Direct carrier billing allows users to add the value of a purchase directly to their mobile bills. For now, it’s largely used for digital goods like tokens that can be purchased within gaming apps, but it could ultimately catch on for other digital and physical purchases.
In a recent chart, we looked at the potential for direct carrier billing to take off as a method of payment in emerging markets where credit card penetration is low. Fortumo is one of the companies that is taking advantage of this opportunity.
Fortumo was founded back in 2007 in Estonia and has since expanded with offices in San Francisco, Beijing, and India. The company also has impressive reach, offering direct carrier billing in 80 countries, in partnership with over 300 operators.
We recently spoke with Martin Koppel, Fortumo’s co-founder and COO, and Mattias Liivak, head of marketing and PR, to gain an insider’s view of carrier billing.
This Q&A has been edited for clarity and brevity.
BI Intelligence: What’s the difference between direct carrier billing and premium SMS?
[Editor’s note: Premium SMS is a text message-based payments system that you may remember from buying ringtones in the late ’90s.]
Koppel: Direct carrier billing is often connected to the same billing infrastructure as premium SMS solutions on the carrier side, but it uses a different technology. Direct carrier billing is done via data connection versus text messages, as in premium SMS. Direct carrier billing also has a more convenient checkout flow than premium SMS.
BI Intelligence: Which does Fortumo offer?
Koppel: Our role is reducing time to market for platform providers and developers. We are connecting different billing technology from 300 mobile operators and there are significant differences between carriers in terms of technology. So, for example, in developing countries we offer premium SMS-based solutions while in developed economies it’s often direct carrier billing.
Liivak: One thing to add is that premium SMS works in cases where the user doesn’t have data connectivity. So it may not be an issue in the U.S. or the U.K., but if we go to Nigeria, Brazil, or India, users may not have a data connection. Text messages always work, which means that a user is always able to make a payment. So we use a mix and match of the two solutions.
BI Intelligence: How big is transaction volume in the markets that direct carrier billing companies are going after?
Koppel: Transaction volumes are going up and one reason is that the verticals are changing. Mobile purchases are shifting from virtual goods to digital goods. Different market studies show that the approximate market was $US7 billion for virtual goods and games and will grow to $US25 billion in a couple of years. Adding digital goods, we are seeing double-digit growth — transaction volume will be roughly $US270 billion by 2015.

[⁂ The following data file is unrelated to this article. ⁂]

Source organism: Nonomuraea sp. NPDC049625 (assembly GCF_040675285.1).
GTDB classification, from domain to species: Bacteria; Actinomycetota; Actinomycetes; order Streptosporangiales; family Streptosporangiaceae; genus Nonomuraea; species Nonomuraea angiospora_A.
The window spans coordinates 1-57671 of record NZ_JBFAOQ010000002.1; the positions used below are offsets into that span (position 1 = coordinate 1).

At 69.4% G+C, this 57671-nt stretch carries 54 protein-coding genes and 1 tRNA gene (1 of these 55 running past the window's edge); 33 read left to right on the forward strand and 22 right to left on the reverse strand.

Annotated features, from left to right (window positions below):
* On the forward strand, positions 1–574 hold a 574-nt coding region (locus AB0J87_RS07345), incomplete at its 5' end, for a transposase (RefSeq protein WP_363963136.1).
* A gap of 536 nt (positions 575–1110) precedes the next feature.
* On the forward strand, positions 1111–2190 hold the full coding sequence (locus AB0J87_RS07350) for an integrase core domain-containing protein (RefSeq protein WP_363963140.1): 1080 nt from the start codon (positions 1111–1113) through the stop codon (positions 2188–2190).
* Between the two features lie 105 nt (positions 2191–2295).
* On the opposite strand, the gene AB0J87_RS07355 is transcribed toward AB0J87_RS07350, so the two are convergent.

[Editor’s note: Virtual goods can only be used in games and apps. Digital goods are things like MP3s or e-books.]
BI Intelligence: How many people have access to your payment option?
Koppel: Fortumo is available on a couple of thousand apps. So, our total audience would be roughly 5.1 billion. Just on mobile apps about 700 million people.
BI Intelligence: What sorts of customers do you work with?
Koppel: We work directly with app and game developers, but also with different platforms and ecosystems — providing billing for the Barnes & Noble Nook App Store and providing the billing technology and connections for different handset manufactures, whether they are China-based or Europe-based, for example.
BI Intelligence: What markets is Fortumo focusing on?
Koppel: We’re mostly focusing on emerging markets. Companies like Facebook or Spotify can monetise their goods online or on mobile in the U.S., U.K., and in Western Europe in general, because people have credit cards. But they are having problems in Latin America, Southeast Asia, and the Middle East. Developers are having a hard time monetizing their goods, because there aren’t enough people who are able to buy. They simply don’t have a payment method.
BI Intelligence: What per cent of your revenue comes from emerging markets?
Koppel: Roughly 65% to 70% of our revenue comes from emerging markets — Southeast Asia, Latin America, the Middle East, Africa, and Eastern Europe.
BI Intelligence: What kind of user spending in emerging markets are you seeing?
Koppel: Interestingly, for countries like Vietnam, Turkey, and Thailand average quarterly revenue per paying user is higher than you would expect. In the U.S. and U.K., average quarterly revenue per paying user is around $US7 to $US9. In our case, in countries like Turkey and Thailand — roughly $US15. And in Taiwan, it’s roughly $US20. The assumption is that people in these types of countries would be spending less on average, but in fact, results are mixed.
BI Intelligence: Where is Fortumo focusing in terms of technology?
Koppel: As far as technology we are focusing on mobile because media and Internet consumption have moved to mobile and there is significant growth in mobile in emerging markets. Of course, we have the other side of the business where we offer billing on a regular browser on PCs.
BI Intelligence: I’ve heard that there are significant limitations on how much a user can spend using carrier billing. Are carriers talking about extending more credit to their subscribers?
Koppel: Yes, they are doing that constantly. We are seeing a shift in trends. Carriers in emerging markets are understanding that they are not only in the voice and data business, but that payments are vital. They are starting to change their whole economics. Some carriers are already doing pilots with selling physical goods where the ticket values are much higher. A good example — In South Korea, which is way ahead of others, people can charge $US300 to their phone bill with one shot.
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